The pros and cons on capital punishment among legal experts still continue. The abovementioned statement was put forward in a plenary hearing for the judicial review of Law Number 22 Year 1997 on Narcotics (Narcotics Law) particularly regarding the provision on capital punishment, against the 1945 Constitution on Wednesday (20 /06), in the court room of the Constitutional Court which was scheduled for the hearing of statement of experts from universities in Indonesia.

Dr. Didik Endro Purwo Laksono, S.H., MHum. from Airlangga University, Surabaya, explained that the general function of the penal law is among others, to protect the interest of the state, the public, and individuals. Narcotic-related crimes violate the legal interests of those parties.

Didik added that as a consequence of the granting of the petition filed by the Petitioner, all laws and regulations on capital punishment should be abolished, including the provisions on capital punishment for the perpetrators of terrorism and other violations of human rights. “How the components of this nation will account for it if the capital punishment is abolished? Terrorism will surely be more threatening,” Didik explained.

Similar to Didik’s opinion, Dr. M. Arief Amrullah, S.H., MHum. from Jember University explained that every person is allowed to defend themselves when their right to live is threatened. According to Arief, the imposition of capital punishment by the state is a violation of human rights if it is implemented arbitrarily or without valid foundation according to the applicable laws.

Meanwhile, Dr. Mahmud Mulyadi, S.H., M.Hum. from North Sumatera University explained that in relation to Pancasila which includes religious values, the right to live is also recognized as the right of every person. “Only God has the right to determine the life and death of a person. However, the way to live and to die is determined by themselves. It means that narcotic-related criminals choose to die by capital punishment,” Mahmud described.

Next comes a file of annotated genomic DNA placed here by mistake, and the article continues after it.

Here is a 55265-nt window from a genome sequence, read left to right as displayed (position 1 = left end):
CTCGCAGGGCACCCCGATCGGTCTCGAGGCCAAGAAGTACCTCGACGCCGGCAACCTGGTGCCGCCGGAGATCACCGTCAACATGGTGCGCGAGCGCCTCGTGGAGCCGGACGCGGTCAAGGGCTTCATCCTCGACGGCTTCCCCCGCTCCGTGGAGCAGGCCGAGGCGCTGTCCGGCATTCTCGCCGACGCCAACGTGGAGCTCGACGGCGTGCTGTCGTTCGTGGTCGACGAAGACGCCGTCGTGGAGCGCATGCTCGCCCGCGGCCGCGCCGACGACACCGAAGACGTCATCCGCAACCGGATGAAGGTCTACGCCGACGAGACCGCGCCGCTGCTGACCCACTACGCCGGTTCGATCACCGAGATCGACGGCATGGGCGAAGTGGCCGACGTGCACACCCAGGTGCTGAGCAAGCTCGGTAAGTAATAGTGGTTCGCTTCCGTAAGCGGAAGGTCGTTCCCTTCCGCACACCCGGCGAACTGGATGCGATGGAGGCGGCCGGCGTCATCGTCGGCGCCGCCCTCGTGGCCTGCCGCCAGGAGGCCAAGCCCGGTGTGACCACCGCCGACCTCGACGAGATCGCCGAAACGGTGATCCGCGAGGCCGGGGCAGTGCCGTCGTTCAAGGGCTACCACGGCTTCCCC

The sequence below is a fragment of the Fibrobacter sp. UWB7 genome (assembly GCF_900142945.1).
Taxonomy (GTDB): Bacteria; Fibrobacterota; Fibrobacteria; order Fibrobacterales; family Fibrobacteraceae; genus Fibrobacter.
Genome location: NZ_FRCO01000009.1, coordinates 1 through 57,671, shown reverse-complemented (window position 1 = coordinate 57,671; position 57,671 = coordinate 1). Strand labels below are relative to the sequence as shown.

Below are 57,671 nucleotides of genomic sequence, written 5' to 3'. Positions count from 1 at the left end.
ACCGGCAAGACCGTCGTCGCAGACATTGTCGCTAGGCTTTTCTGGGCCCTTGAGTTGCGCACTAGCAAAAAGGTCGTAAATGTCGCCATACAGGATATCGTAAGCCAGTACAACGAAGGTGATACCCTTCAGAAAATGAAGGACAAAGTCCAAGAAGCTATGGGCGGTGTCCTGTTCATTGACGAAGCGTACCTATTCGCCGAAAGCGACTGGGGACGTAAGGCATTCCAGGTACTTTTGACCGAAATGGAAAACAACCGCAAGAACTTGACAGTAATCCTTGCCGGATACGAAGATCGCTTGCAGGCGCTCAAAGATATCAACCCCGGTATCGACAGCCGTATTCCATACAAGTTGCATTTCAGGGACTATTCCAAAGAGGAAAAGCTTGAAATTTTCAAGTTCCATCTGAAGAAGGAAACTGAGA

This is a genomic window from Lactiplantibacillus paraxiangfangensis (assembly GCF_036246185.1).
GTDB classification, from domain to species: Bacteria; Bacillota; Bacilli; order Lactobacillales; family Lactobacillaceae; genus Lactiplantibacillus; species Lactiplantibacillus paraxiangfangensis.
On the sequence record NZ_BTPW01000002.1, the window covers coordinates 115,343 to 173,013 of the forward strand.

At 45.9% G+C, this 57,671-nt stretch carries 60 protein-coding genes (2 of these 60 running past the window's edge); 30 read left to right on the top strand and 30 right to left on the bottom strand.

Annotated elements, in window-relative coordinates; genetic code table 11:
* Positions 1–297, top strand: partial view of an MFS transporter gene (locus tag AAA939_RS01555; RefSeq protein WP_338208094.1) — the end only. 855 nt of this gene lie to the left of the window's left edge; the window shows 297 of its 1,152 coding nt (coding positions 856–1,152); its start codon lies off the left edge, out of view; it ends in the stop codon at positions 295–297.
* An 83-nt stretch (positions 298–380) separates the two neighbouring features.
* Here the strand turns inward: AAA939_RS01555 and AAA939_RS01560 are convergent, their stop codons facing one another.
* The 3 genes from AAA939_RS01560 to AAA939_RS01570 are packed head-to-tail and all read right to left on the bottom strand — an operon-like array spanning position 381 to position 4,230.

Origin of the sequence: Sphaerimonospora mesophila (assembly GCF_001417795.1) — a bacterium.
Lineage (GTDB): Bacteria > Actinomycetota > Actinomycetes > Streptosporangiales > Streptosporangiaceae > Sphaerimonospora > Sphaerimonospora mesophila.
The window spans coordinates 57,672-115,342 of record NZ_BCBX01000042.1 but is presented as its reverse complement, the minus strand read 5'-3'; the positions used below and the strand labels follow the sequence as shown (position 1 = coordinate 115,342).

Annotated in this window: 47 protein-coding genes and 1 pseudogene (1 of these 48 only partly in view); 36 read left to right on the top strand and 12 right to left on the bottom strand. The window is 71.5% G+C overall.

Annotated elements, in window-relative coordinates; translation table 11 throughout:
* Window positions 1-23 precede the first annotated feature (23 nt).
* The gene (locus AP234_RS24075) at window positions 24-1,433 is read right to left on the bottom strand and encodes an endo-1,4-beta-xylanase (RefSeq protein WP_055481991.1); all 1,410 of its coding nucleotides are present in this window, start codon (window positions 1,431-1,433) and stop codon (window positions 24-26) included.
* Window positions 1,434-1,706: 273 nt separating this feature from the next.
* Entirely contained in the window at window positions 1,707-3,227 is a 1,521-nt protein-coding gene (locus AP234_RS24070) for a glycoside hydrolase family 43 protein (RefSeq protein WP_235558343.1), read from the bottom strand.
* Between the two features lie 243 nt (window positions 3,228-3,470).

Prof. Dr. Koento Wibisono from Gadjah Mada University explained that from the philosophical point of view, sometimes the legal certainty fails to provide justice. However, if we choose justice, whose justice will we choose? Koento explained that if we choose the public justice, they will be happy. “Those who reject the application of capital punishment only represent a small part of the population who have obtained billions rupiah in profits. While the goals of the founders of this nation are improving the intellectual life and the prosperity of the people, narcotics on the other hand degrade those goals,” Koento affirmed.

Repeating the explanation of the Indonesian Criminal Code Revision Team that was summoned in the previous hearing, Prof. Dr. Mardjono Reksodiputro, S.H., M.A. from University of Indonesia who was also one of the members of the Indonesian Criminal Code Revision Team explained that in the Draft Law of Indonesian Criminal Code, capital punishment is stipulated in special article while the political policy for its imposition is that capital punishment is a special main punishment and is always to be applied with alternatives, namely imprisonment for life or imprisonment for 20 years.